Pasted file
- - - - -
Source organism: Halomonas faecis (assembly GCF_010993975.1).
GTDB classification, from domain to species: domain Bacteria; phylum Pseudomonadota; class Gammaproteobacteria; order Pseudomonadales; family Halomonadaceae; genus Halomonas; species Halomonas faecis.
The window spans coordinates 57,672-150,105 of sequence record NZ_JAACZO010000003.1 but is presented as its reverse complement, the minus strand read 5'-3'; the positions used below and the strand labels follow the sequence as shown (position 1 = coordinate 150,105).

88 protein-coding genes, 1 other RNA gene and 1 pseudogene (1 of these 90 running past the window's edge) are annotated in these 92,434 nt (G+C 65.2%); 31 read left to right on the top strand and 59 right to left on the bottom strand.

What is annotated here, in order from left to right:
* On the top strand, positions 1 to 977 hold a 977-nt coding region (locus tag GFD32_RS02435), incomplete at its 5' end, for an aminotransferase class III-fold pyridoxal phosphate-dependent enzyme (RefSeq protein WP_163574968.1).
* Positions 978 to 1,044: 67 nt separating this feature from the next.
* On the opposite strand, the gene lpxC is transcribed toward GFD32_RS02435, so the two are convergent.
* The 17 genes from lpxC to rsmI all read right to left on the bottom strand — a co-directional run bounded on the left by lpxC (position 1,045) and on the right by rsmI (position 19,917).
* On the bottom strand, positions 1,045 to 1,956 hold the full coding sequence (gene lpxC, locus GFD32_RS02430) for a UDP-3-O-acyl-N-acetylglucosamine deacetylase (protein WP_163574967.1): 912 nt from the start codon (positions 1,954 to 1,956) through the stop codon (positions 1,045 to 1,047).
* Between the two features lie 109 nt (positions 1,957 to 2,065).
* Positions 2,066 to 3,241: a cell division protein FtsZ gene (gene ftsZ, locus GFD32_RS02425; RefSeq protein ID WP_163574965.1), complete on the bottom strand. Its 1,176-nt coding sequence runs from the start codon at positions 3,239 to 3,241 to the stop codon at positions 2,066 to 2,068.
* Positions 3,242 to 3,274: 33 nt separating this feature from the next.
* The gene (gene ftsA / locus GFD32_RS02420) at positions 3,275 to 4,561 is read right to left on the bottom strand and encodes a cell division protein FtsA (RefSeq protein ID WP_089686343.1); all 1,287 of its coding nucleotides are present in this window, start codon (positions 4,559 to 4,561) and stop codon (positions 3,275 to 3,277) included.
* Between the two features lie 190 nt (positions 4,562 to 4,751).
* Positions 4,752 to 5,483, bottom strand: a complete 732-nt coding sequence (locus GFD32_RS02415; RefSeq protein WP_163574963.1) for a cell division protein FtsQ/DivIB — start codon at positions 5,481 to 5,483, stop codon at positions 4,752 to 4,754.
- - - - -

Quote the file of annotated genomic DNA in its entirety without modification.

Source organism: Halomonas faecis (assembly GCF_010993975.1).
GTDB classification, from domain to species: domain Bacteria; phylum Pseudomonadota; class Gammaproteobacteria; order Pseudomonadales; family Halomonadaceae; genus Halomonas; species Halomonas faecis.
The window spans coordinates 57,672-150,105 of sequence record NZ_JAACZO010000003.1 but is presented as its reverse complement, the minus strand read 5'-3'; the positions used below and the strand labels follow the sequence as shown (position 1 = coordinate 150,105).

88 protein-coding genes, 1 other RNA gene and 1 pseudogene (1 of these 90 running past the window's edge) are annotated in these 92,434 nt (G+C 65.2%); 31 read left to right on the top strand and 59 right to left on the bottom strand.

What is annotated here, in order from left to right:
* On the top strand, positions 1 to 977 hold a 977-nt coding region (locus tag GFD32_RS02435), incomplete at its 5' end, for an aminotransferase class III-fold pyridoxal phosphate-dependent enzyme (RefSeq protein WP_163574968.1).
* Positions 978 to 1,044: 67 nt separating this feature from the next.
* On the opposite strand, the gene lpxC is transcribed toward GFD32_RS02435, so the two are convergent.
* The 17 genes from lpxC to rsmI all read right to left on the bottom strand — a co-directional run bounded on the left by lpxC (position 1,045) and on the right by rsmI (position 19,917).
* On the bottom strand, positions 1,045 to 1,956 hold the full coding sequence (gene lpxC, locus GFD32_RS02430) for a UDP-3-O-acyl-N-acetylglucosamine deacetylase (protein WP_163574967.1): 912 nt from the start codon (positions 1,954 to 1,956) through the stop codon (positions 1,045 to 1,047).
* Between the two features lie 109 nt (positions 1,957 to 2,065).
* Positions 2,066 to 3,241: a cell division protein FtsZ gene (gene ftsZ, locus GFD32_RS02425; RefSeq protein ID WP_163574965.1), complete on the bottom strand. Its 1,176-nt coding sequence runs from the start codon at positions 3,239 to 3,241 to the stop codon at positions 2,066 to 2,068.
* Positions 3,242 to 3,274: 33 nt separating this feature from the next.
* The gene (gene ftsA / locus GFD32_RS02420) at positions 3,275 to 4,561 is read right to left on the bottom strand and encodes a cell division protein FtsA (RefSeq protein ID WP_089686343.1); all 1,287 of its coding nucleotides are present in this window, start codon (positions 4,559 to 4,561) and stop codon (positions 3,275 to 3,277) included.
* Between the two features lie 190 nt (positions 4,562 to 4,751).
* Positions 4,752 to 5,483, bottom strand: a complete 732-nt coding sequence (locus GFD32_RS02415; RefSeq protein WP_163574963.1) for a cell division protein FtsQ/DivIB — start codon at positions 5,481 to 5,483, stop codon at positions 4,752 to 4,754.